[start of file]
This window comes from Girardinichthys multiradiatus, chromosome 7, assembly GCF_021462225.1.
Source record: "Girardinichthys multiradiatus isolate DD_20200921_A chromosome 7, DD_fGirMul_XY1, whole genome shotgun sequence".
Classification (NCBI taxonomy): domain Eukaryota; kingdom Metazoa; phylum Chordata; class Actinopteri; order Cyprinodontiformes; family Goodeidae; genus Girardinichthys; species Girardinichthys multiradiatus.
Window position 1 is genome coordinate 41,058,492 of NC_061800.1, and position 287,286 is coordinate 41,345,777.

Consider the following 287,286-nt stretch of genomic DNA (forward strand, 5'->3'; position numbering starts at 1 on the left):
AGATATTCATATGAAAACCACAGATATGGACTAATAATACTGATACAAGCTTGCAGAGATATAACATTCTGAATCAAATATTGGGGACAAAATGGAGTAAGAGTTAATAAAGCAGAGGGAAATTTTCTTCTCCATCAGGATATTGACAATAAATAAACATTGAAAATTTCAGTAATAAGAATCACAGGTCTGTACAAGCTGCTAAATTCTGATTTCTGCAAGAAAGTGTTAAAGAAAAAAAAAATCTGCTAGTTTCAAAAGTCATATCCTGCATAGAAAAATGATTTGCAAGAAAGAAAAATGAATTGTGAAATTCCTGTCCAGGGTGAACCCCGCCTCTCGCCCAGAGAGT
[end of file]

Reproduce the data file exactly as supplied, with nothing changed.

This window comes from Girardinichthys multiradiatus, chromosome 7, assembly GCF_021462225.1.
Source record: "Girardinichthys multiradiatus isolate DD_20200921_A chromosome 7, DD_fGirMul_XY1, whole genome shotgun sequence".
Classification (NCBI taxonomy): domain Eukaryota; kingdom Metazoa; phylum Chordata; class Actinopteri; order Cyprinodontiformes; family Goodeidae; genus Girardinichthys; species Girardinichthys multiradiatus.
Window position 1 is genome coordinate 41,058,492 of NC_061800.1, and position 287,286 is coordinate 41,345,777.

Consider the following 287,286-nt stretch of genomic DNA (forward strand, 5'->3'; position numbering starts at 1 on the left):
AGATATTCATATGAAAACCACAGATATGGACTAATAATACTGATACAAGCTTGCAGAGATATAACATTCTGAATCAAATATTGGGGACAAAATGGAGTAAGAGTTAATAAAGCAGAGGGAAATTTTCTTCTCCATCAGGATATTGACAATAAATAAACATTGAAAATTTCAGTAATAAGAATCACAGGTCTGTACAAGCTGCTAAATTCTGATTTCTGCAAGAAAGTGTTAAAGAAAAAAAAAATCTGCTAGTTTCAAAAGTCATATCCTGCATAGAAAAATGATTTGCAAGAAAGAAAAATGAATTGTGAAATTCCTGTCCAGGGTGAACCCCGCCTCTCGCCCAGAGAGT